Bunyoro and Buganda

Bunyoro and Buganda are two ancient kingdom in the region of the Great Lakes in eastern Africa. The two were rivals from the thirteenth- well into the nineteenth-century. The kings of Bunyoro and Buganda always surrounded themselves with a lot of pomp and circumstance, and they do so to this day.

The traditional economy in this part of Africa revolved around the hunting of big game — elephants, lions, rhinos and crocodiles — the various parts of which were exported, first to the East African coast and then across the Indian Ocean. Salt was another key commodity, produced at Kibiro, on the banks of Lake Albert, controlled by Bunyoro. As for the people of Buganda, they were mainly farmers, but their blacksmiths were famous for producing high-quality tools and lethal weapons. Buganda eclipsed Bunyoro in the eighteenth-century when it gained control of the salt trade. Nineteenth-century visitors to Buganda were amazed at the wealth of the country and the elaborate ceremonies conducted at its court where foreign ambassadors and royal officials mingled in large assembly halls. Today Bunyoro and Buganda are constituent parts of Uganda.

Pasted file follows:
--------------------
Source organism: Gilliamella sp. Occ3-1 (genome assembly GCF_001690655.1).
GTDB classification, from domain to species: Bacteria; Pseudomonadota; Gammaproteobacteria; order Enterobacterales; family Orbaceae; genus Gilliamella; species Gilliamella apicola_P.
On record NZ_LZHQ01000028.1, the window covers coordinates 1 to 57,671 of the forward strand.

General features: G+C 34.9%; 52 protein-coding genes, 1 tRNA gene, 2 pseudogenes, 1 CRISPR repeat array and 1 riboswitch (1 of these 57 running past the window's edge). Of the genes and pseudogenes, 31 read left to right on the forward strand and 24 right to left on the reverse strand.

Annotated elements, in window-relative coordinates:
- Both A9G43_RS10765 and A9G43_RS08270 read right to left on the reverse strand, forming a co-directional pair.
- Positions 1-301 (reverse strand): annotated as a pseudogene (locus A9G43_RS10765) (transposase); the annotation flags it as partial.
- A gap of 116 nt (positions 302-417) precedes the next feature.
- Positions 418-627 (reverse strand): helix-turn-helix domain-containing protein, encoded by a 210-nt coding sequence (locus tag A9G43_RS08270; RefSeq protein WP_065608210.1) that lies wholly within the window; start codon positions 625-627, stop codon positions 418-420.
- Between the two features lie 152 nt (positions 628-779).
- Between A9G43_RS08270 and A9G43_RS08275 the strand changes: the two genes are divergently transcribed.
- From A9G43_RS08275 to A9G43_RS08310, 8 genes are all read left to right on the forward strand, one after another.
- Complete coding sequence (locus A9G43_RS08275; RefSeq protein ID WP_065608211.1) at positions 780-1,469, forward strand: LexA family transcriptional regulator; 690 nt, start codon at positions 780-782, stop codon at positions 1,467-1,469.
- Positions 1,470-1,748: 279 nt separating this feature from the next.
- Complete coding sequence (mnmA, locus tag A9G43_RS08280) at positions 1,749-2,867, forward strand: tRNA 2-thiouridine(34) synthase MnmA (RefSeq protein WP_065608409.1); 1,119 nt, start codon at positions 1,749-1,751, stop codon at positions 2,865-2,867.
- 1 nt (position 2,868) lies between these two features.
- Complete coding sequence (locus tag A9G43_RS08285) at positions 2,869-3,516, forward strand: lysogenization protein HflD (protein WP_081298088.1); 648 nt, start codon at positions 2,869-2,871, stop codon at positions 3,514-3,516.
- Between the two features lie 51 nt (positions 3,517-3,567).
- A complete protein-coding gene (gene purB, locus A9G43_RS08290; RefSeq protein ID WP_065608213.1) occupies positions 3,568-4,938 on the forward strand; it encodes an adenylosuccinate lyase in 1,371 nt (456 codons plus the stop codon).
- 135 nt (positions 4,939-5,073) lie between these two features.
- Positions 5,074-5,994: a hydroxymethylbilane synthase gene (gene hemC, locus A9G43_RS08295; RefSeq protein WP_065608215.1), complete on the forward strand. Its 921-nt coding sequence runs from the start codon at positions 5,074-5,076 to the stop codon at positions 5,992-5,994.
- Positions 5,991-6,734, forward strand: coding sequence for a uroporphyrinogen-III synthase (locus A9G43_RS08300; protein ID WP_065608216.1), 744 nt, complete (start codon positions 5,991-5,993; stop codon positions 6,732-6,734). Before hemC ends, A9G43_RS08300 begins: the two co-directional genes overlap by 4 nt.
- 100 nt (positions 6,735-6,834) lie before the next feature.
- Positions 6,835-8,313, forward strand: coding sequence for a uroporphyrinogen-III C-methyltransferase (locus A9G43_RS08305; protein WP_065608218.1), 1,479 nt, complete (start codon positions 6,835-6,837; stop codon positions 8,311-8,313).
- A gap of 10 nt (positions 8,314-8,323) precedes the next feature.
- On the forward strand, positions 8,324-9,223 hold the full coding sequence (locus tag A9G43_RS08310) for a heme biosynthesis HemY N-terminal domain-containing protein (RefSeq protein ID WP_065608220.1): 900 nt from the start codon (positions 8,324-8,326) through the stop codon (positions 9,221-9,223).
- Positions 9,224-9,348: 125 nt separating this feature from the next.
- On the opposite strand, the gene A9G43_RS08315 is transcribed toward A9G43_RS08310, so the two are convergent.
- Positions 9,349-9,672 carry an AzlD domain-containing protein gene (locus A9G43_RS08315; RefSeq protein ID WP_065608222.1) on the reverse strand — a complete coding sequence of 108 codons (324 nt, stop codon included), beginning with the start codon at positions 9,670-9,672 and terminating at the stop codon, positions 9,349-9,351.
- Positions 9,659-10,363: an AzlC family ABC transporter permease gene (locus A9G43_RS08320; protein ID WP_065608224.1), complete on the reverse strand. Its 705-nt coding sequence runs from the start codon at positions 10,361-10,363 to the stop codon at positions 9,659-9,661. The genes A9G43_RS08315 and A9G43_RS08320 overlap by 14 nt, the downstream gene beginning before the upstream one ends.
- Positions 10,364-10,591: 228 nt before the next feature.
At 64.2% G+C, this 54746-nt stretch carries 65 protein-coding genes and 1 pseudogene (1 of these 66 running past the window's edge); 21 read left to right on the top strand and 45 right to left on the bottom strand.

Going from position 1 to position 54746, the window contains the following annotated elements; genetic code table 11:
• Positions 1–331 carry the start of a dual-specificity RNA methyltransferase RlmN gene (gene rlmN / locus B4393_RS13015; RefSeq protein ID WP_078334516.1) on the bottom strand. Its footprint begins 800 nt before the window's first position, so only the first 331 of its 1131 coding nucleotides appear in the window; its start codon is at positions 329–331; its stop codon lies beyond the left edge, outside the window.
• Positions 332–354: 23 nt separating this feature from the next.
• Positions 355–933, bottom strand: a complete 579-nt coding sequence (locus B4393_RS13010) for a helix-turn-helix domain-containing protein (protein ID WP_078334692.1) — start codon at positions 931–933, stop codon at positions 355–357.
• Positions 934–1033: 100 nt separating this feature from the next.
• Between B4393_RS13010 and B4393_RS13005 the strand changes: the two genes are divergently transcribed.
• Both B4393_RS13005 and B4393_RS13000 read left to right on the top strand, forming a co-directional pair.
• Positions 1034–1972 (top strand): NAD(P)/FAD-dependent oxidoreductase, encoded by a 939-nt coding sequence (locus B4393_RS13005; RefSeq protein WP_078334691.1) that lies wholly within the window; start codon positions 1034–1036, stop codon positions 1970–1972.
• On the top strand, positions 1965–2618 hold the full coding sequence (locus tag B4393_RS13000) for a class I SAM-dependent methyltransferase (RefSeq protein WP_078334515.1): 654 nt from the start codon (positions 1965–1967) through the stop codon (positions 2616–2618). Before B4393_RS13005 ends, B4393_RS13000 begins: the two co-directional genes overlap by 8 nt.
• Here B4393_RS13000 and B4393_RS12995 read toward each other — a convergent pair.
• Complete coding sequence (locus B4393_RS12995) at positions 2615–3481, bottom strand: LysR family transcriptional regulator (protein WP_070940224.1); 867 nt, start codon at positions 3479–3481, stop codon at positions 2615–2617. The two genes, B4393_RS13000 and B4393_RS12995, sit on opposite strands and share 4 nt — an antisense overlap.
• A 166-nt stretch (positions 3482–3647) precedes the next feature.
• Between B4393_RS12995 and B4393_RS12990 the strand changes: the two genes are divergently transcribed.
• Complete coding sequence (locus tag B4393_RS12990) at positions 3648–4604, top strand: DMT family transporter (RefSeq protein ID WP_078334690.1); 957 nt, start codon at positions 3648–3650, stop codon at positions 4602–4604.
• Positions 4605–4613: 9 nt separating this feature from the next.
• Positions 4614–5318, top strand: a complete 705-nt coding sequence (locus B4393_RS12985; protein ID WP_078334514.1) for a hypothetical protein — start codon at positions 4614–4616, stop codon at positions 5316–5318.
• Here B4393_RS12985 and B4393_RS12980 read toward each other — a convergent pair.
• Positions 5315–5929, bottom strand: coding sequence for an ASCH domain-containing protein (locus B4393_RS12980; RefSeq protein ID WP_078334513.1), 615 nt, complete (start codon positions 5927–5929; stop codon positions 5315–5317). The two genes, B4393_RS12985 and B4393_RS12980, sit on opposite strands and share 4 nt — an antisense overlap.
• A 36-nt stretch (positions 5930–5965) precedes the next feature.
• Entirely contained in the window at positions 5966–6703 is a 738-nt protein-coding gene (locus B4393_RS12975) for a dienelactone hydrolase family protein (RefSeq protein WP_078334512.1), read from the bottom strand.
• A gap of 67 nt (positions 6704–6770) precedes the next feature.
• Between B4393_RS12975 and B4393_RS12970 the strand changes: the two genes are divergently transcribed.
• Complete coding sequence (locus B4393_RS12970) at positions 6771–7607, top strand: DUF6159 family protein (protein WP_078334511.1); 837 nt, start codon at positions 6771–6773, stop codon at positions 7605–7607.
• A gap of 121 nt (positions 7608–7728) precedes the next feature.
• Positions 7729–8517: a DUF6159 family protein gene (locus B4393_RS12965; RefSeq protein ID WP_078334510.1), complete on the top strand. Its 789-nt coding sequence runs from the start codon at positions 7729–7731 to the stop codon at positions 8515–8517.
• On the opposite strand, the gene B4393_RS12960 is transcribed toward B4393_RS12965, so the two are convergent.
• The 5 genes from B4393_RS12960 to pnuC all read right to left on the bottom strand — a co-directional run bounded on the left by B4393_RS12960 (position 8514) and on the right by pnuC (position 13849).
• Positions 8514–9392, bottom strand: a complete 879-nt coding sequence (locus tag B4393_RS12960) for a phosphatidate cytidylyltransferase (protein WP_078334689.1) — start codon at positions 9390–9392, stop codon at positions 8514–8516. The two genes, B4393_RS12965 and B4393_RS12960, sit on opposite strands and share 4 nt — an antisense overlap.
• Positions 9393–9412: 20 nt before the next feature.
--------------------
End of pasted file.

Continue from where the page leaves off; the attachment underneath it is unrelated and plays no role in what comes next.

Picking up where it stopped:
Bunyoro’s present ruler is Rukirabasaija Agutamba Solomon Gafagusa Igure I. The kingdom has 800,000 inhabitants, some three-fourth of whom are subsistence farmers. Yet only about half of the population in literate. A majority of the land is virgin forest and there are still plenty of large animals. The king of Buganda is Kabaka Muwenda Mutebi II, who is the 36th kabaka of Buganda. During the period of dictatorship in Uganda — prior to 1993 — he was in exile in England where he studied at Cambridge, joined the executive committee of the ANC, the African National Congress, and worked as a double-glazing salesman. The king of Bunyoro maintains an active Facebook account and you can follow the kingdom of Buganda on Twitter.

However, since today’s Uganda is a republic, neither monarch has formal powers. Their mandate, according to the country’s constitution, is restricted to “cultural and development advocacy matters.” Yet they also engage in various projects aimed at promoting information technology and sustainable development. Both royal houses are still greatly admired by their respective subjects.

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